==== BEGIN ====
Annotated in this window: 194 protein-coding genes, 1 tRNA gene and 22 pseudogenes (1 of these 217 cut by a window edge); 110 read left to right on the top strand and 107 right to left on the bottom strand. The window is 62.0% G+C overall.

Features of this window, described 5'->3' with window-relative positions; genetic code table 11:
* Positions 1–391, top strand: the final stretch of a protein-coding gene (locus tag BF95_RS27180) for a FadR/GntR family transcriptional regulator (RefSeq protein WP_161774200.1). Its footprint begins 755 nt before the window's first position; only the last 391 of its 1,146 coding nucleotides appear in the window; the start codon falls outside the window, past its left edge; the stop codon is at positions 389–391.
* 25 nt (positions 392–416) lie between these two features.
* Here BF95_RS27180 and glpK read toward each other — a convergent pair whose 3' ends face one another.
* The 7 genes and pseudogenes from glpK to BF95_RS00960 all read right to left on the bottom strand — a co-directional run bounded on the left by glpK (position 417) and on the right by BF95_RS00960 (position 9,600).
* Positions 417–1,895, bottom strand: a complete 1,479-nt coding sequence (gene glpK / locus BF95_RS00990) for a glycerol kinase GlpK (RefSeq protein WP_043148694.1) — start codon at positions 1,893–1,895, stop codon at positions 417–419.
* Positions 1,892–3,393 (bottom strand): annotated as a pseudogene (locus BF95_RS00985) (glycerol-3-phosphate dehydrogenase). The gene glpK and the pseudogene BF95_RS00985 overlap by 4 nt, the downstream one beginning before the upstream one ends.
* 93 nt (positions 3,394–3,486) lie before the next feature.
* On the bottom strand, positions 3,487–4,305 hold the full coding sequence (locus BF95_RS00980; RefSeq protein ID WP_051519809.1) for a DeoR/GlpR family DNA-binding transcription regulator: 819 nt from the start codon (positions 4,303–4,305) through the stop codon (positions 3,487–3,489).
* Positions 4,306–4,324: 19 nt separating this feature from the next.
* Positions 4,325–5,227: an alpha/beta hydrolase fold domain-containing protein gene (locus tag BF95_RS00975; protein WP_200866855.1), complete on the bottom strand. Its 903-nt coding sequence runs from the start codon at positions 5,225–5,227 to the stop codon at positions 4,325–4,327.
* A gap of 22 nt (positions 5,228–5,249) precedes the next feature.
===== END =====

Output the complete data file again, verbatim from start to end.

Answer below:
Annotated in this window: 194 protein-coding genes, 1 tRNA gene and 22 pseudogenes (1 of these 217 cut by a window edge); 110 read left to right on the top strand and 107 right to left on the bottom strand. The window is 62.0% G+C overall.

Features of this window, described 5'->3' with window-relative positions; genetic code table 11:
* Positions 1–391, top strand: the final stretch of a protein-coding gene (locus tag BF95_RS27180) for a FadR/GntR family transcriptional regulator (RefSeq protein WP_161774200.1). Its footprint begins 755 nt before the window's first position; only the last 391 of its 1,146 coding nucleotides appear in the window; the start codon falls outside the window, past its left edge; the stop codon is at positions 389–391.
* 25 nt (positions 392–416) lie between these two features.
* Here BF95_RS27180 and glpK read toward each other — a convergent pair whose 3' ends face one another.
* The 7 genes and pseudogenes from glpK to BF95_RS00960 all read right to left on the bottom strand — a co-directional run bounded on the left by glpK (position 417) and on the right by BF95_RS00960 (position 9,600).
* Positions 417–1,895, bottom strand: a complete 1,479-nt coding sequence (gene glpK / locus BF95_RS00990) for a glycerol kinase GlpK (RefSeq protein WP_043148694.1) — start codon at positions 1,893–1,895, stop codon at positions 417–419.
* Positions 1,892–3,393 (bottom strand): annotated as a pseudogene (locus BF95_RS00985) (glycerol-3-phosphate dehydrogenase). The gene glpK and the pseudogene BF95_RS00985 overlap by 4 nt, the downstream one beginning before the upstream one ends.
* 93 nt (positions 3,394–3,486) lie before the next feature.
* On the bottom strand, positions 3,487–4,305 hold the full coding sequence (locus BF95_RS00980; RefSeq protein ID WP_051519809.1) for a DeoR/GlpR family DNA-binding transcription regulator: 819 nt from the start codon (positions 4,303–4,305) through the stop codon (positions 3,487–3,489).
* Positions 4,306–4,324: 19 nt separating this feature from the next.
* Positions 4,325–5,227: an alpha/beta hydrolase fold domain-containing protein gene (locus tag BF95_RS00975; protein WP_200866855.1), complete on the bottom strand. Its 903-nt coding sequence runs from the start codon at positions 5,225–5,227 to the stop codon at positions 4,325–4,327.
* A gap of 22 nt (positions 5,228–5,249) precedes the next feature.